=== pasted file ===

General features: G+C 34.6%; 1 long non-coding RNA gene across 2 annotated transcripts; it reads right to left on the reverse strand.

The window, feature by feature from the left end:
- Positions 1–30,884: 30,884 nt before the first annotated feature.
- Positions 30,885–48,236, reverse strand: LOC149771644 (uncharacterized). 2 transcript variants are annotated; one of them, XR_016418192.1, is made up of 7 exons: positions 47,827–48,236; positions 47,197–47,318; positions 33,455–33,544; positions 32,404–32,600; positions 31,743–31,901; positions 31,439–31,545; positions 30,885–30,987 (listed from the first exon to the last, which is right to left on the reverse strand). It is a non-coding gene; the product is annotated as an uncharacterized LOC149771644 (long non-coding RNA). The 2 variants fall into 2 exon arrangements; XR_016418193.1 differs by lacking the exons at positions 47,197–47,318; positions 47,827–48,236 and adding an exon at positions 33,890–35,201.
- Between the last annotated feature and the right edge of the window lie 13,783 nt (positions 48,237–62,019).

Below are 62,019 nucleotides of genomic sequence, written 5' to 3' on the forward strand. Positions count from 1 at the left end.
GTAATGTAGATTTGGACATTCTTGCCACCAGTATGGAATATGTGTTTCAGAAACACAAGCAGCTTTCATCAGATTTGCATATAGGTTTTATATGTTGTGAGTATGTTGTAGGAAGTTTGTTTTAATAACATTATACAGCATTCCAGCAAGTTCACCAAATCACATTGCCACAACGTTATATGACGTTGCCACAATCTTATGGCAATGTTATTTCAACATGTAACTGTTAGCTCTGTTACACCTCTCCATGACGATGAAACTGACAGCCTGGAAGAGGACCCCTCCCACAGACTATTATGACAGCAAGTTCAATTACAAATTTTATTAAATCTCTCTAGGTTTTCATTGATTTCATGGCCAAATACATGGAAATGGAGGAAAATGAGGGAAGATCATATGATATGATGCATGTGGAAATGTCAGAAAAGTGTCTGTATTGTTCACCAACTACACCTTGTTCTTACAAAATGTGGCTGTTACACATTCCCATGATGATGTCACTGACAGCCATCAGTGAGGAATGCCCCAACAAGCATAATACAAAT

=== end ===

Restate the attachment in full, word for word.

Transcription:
General features: G+C 34.6%; 1 long non-coding RNA gene across 2 annotated transcripts; it reads right to left on the reverse strand.

The window, feature by feature from the left end:
- Positions 1–30,884: 30,884 nt before the first annotated feature.
- Positions 30,885–48,236, reverse strand: LOC149771644 (uncharacterized). 2 transcript variants are annotated; one of them, XR_016418192.1, is made up of 7 exons: positions 47,827–48,236; positions 47,197–47,318; positions 33,455–33,544; positions 32,404–32,600; positions 31,743–31,901; positions 31,439–31,545; positions 30,885–30,987 (listed from the first exon to the last, which is right to left on the reverse strand). It is a non-coding gene; the product is annotated as an uncharacterized LOC149771644 (long non-coding RNA). The 2 variants fall into 2 exon arrangements; XR_016418193.1 differs by lacking the exons at positions 47,197–47,318; positions 47,827–48,236 and adding an exon at positions 33,890–35,201.
- Between the last annotated feature and the right edge of the window lie 13,783 nt (positions 48,237–62,019).

Below are 62,019 nucleotides of genomic sequence, written 5' to 3' on the forward strand. Positions count from 1 at the left end.
GTAATGTAGATTTGGACATTCTTGCCACCAGTATGGAATATGTGTTTCAGAAACACAAGCAGCTTTCATCAGATTTGCATATAGGTTTTATATGTTGTGAGTATGTTGTAGGAAGTTTGTTTTAATAACATTATACAGCATTCCAGCAAGTTCACCAAATCACATTGCCACAACGTTATATGACGTTGCCACAATCTTATGGCAATGTTATTTCAACATGTAACTGTTAGCTCTGTTACACCTCTCCATGACGATGAAACTGACAGCCTGGAAGAGGACCCCTCCCACAGACTATTATGACAGCAAGTTCAATTACAAATTTTATTAAATCTCTCTAGGTTTTCATTGATTTCATGGCCAAATACATGGAAATGGAGGAAAATGAGGGAAGATCATATGATATGATGCATGTGGAAATGTCAGAAAAGTGTCTGTATTGTTCACCAACTACACCTTGTTCTTACAAAATGTGGCTGTTACACATTCCCATGATGATGTCACTGACAGCCATCAGTGAGGAATGCCCCAACAAGCATAATACAAAT